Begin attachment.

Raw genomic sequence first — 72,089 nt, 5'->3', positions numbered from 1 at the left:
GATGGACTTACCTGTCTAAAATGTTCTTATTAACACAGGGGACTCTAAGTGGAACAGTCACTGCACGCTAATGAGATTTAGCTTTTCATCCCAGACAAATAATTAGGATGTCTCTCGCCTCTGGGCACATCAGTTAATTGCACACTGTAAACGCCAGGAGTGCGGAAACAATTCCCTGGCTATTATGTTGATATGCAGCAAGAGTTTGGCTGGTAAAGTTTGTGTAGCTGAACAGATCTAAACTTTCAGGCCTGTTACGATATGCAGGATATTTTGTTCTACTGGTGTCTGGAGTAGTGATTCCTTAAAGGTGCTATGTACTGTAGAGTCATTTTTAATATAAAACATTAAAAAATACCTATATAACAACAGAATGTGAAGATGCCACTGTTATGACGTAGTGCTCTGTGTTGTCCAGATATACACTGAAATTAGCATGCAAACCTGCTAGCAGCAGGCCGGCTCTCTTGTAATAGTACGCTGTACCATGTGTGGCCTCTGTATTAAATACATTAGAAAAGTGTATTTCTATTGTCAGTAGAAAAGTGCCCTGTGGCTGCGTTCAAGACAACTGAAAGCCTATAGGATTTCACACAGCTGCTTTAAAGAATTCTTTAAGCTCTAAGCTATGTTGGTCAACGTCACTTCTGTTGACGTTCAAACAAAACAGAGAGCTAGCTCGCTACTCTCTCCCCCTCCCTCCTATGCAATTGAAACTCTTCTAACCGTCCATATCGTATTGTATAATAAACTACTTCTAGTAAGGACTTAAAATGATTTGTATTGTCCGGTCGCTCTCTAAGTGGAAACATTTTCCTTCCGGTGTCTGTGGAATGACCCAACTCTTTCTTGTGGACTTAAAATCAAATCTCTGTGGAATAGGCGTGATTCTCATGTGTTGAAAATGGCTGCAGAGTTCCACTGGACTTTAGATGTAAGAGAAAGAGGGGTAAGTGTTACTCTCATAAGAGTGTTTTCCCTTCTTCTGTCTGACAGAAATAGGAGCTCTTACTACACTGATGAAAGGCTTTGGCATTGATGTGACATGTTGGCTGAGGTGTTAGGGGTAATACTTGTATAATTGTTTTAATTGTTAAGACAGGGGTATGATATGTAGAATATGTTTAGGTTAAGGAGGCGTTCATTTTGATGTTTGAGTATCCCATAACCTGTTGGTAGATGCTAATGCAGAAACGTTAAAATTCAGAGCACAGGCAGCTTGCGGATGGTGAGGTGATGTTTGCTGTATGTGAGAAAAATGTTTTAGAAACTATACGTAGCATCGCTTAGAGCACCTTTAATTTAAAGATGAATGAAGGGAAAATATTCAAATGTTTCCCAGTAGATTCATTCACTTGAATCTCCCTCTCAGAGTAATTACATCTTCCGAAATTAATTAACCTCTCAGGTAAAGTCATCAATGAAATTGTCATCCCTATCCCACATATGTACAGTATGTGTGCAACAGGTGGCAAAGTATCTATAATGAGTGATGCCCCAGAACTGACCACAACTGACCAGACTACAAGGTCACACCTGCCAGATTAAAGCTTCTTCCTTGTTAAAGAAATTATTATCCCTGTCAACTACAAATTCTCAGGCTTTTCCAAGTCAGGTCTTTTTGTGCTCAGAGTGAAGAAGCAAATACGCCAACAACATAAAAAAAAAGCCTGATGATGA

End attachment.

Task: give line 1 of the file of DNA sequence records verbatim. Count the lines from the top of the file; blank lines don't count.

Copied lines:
Raw genomic sequence first — 72,089 nt, 5'->3', positions numbered from 1 at the left: